18 June marks Autistic Pride Day, a day where those with autism are recognised for their positive contributions to society and celebrated for who they are.

According to autism charity Autistica, there are likely 1 million autistic people in the UK, some of whom will be aware of their condition, and some who won’t be. Of those adults who have been diagnosed as autistic, only 29% are in employment and while some autistic adults may not be able to work the majority would like to.

So, what can employers do to make the workplace more supportive for those with autism to stay in roles, and for autistic adults who would like to join the workforce?

Here, we explore each stage of the recruitment process through to employment and detail how each stage can be made more suitable for those with autism.

Supporting autistic adults in getting roles

Applying for roles

In order to make applying for roles as simple as possible for those with autism, it’s important for employers to get straight to the point with what candidates need to know ahead of applying. This would mean providing details such as the job role specification, location of the role, required skills and process for applying in a simple, understandable format.

This will help ensure candidates with autism know exactly what is expected of them, which in turn will make applying for the job much easier. There are also a number of recruiters who are specifically trained to help those with autism through a recruitment process.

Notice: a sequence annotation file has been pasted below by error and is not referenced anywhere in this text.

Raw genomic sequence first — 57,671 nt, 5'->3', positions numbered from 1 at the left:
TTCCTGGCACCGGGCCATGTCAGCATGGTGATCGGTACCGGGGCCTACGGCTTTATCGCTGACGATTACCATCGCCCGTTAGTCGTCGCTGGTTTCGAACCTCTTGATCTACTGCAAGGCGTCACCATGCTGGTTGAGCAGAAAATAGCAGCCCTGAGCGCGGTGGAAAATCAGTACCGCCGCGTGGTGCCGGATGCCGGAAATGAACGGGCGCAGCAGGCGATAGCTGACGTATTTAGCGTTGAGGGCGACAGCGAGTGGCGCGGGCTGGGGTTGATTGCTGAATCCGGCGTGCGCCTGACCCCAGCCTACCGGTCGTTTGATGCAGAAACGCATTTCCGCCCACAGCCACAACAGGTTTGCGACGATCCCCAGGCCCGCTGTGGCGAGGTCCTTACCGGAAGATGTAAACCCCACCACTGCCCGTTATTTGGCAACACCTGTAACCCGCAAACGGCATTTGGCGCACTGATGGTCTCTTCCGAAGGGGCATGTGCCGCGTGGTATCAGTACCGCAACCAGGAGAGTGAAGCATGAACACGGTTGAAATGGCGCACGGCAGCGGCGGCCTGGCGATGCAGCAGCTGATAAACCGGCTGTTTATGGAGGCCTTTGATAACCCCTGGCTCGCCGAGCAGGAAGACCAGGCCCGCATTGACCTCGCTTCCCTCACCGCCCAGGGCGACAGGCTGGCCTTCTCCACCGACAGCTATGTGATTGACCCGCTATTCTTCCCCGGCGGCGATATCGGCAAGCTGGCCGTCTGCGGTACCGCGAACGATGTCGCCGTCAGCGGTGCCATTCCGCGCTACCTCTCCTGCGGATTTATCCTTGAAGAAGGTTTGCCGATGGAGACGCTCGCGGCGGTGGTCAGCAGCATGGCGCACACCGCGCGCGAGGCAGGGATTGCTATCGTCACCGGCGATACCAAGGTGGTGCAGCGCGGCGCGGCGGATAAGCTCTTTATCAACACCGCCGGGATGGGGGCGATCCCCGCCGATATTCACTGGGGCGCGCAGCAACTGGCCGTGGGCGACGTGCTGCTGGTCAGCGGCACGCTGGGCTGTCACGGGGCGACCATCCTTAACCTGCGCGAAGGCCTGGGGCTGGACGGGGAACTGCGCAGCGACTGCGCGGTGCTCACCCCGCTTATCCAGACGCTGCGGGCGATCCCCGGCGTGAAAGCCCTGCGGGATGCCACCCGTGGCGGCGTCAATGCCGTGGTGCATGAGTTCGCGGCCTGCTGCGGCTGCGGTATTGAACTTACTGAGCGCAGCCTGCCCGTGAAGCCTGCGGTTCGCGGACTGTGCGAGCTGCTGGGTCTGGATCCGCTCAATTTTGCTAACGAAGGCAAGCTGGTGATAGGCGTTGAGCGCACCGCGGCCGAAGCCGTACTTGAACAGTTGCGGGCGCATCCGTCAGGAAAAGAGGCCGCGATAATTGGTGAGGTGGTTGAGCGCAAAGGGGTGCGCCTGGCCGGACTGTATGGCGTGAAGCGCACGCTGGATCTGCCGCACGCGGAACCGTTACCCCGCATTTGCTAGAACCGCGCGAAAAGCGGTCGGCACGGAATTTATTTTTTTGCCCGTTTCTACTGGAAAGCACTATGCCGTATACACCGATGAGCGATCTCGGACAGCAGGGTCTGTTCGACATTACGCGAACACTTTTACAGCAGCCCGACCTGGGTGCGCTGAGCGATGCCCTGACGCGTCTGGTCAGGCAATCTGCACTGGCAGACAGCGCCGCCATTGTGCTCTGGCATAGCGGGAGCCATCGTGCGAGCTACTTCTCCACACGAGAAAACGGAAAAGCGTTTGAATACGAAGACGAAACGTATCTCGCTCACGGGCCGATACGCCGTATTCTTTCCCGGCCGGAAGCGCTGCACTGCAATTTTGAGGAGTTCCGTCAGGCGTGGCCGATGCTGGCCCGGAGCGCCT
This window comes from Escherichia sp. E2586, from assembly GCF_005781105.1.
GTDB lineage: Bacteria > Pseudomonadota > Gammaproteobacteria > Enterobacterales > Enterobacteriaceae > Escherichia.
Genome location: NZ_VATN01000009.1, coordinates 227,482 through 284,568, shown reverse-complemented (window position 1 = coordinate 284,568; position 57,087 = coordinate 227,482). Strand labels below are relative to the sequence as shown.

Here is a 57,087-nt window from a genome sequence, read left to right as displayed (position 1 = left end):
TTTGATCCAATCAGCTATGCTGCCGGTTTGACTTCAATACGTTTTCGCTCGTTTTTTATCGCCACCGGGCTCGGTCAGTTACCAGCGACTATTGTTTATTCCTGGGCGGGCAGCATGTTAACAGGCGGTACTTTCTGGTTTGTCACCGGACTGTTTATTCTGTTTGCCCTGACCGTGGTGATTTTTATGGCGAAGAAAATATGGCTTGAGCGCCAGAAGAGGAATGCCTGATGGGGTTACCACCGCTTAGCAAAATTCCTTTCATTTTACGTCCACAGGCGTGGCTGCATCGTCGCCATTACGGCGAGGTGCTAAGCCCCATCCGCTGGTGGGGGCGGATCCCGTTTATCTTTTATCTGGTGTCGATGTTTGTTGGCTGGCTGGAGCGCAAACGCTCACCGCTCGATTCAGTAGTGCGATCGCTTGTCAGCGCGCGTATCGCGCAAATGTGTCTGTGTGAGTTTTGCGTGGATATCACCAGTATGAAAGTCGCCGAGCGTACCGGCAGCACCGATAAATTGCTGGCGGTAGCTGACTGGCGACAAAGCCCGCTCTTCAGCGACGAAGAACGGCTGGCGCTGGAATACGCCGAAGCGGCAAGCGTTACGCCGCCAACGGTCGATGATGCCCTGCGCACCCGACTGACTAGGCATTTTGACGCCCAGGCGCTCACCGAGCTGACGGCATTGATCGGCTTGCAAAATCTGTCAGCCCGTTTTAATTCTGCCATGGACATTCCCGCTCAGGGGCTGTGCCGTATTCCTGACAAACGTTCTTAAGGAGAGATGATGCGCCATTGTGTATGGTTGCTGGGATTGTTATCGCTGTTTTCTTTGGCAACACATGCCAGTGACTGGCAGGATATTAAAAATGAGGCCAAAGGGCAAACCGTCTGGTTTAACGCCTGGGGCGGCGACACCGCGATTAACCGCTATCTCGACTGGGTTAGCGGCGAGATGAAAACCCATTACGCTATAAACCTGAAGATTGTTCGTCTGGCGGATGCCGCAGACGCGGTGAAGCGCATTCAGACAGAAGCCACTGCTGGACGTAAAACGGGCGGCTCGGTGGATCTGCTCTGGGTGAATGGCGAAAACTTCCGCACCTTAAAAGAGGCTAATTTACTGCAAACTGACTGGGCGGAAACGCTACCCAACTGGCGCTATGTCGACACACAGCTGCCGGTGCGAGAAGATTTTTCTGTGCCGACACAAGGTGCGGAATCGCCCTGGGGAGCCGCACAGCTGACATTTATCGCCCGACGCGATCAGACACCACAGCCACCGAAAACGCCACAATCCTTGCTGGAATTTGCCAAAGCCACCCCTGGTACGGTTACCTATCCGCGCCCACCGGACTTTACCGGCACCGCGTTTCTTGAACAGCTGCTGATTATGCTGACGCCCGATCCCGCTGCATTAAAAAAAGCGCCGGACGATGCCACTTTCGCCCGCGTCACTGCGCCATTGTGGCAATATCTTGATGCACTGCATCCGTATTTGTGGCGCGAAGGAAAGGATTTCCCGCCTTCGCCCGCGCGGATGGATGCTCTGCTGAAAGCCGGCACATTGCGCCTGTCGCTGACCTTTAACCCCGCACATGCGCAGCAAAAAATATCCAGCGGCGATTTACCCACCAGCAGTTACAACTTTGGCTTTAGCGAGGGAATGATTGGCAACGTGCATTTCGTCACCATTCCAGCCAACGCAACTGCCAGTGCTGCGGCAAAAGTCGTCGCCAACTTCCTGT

The interview process

If, after applying for a role, someone with autism is offered a job interview there are a number of steps employers can take to ensure an interview is as comfortable as possible for the candidate including:

  • Encouraging and allowing candidates to bring a companion to the interview to aid with confidence.
  • Providing in-depth information as to what the interview will entail prior to it taking place e.g., what sorts of questions they will be asked, and how long the interview will last.
  • Allow for the interview to feel informal.
  • Consider reducing interviewer numbers e.g., one interviewer rather than a panel of three to help the interviewee feel more comfortable.
  • Offer to repeat and rephrase questions and ask questions in clear and concise language.

From a legal perspective, under s159 of the Equality Act 2010, an employer can take voluntary actions to reduce disadvantage for autistic candidates and/or increase representation. For example, if two candidates are equally qualified but one is autistic (and therefore has a protected characteristic of disability), the autistic candidate may be chosen for the role.

Supporting autistic employees in the workplace

If, following the recruitment process an autistic candidate is offered and accepts a role, there are a number of things that can be done to ensure that the working environment is comfortable for them.

Reasonable adjustments

Autism can make work related tasks and situations extremely difficult for some people, and as such making adjustments to a role for someone with autism will help them hugely. Employers should aim to be proactive in offering adjustments and not simply wait for an employee to request adjustments.

Adjustments employers should consider implementing for autistic employees include:

  • Offering more flexible working schedules for autistic employees, such as flexing working hours in order to allow for a quiet and less stressful commute.
  • Offering extra breaks to autistic employees when needed, in order to allow them to relax if the workplace becomes too overwhelming.
  • Providing quiet workspaces, as on occasion loud office spaces can cause sensory issues for those with autism.